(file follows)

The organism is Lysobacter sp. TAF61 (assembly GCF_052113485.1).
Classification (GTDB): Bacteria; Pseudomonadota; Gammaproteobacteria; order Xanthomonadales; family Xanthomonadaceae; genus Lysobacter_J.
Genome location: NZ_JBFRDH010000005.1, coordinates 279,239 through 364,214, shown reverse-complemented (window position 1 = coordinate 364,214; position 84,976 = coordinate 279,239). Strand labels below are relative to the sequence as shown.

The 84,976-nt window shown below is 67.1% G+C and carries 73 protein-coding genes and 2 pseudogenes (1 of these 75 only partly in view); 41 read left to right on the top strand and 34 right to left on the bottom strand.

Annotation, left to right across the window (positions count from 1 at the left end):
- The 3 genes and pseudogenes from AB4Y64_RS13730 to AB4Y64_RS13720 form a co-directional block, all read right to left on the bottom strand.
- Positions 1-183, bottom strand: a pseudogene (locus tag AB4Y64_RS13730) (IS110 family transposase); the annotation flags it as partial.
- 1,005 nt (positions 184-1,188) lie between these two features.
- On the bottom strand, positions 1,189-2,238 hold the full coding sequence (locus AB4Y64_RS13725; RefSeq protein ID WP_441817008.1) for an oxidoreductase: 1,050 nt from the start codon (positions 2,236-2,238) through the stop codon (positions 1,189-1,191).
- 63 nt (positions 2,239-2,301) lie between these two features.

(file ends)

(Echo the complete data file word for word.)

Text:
The organism is Lysobacter sp. TAF61 (assembly GCF_052113485.1).
Classification (GTDB): Bacteria; Pseudomonadota; Gammaproteobacteria; order Xanthomonadales; family Xanthomonadaceae; genus Lysobacter_J.
Genome location: NZ_JBFRDH010000005.1, coordinates 279,239 through 364,214, shown reverse-complemented (window position 1 = coordinate 364,214; position 84,976 = coordinate 279,239). Strand labels below are relative to the sequence as shown.

The 84,976-nt window shown below is 67.1% G+C and carries 73 protein-coding genes and 2 pseudogenes (1 of these 75 only partly in view); 41 read left to right on the top strand and 34 right to left on the bottom strand.

Annotation, left to right across the window (positions count from 1 at the left end):
- The 3 genes and pseudogenes from AB4Y64_RS13730 to AB4Y64_RS13720 form a co-directional block, all read right to left on the bottom strand.
- Positions 1-183, bottom strand: a pseudogene (locus tag AB4Y64_RS13730) (IS110 family transposase); the annotation flags it as partial.
- 1,005 nt (positions 184-1,188) lie between these two features.
- On the bottom strand, positions 1,189-2,238 hold the full coding sequence (locus AB4Y64_RS13725; RefSeq protein ID WP_441817008.1) for an oxidoreductase: 1,050 nt from the start codon (positions 2,236-2,238) through the stop codon (positions 1,189-1,191).
- 63 nt (positions 2,239-2,301) lie between these two features.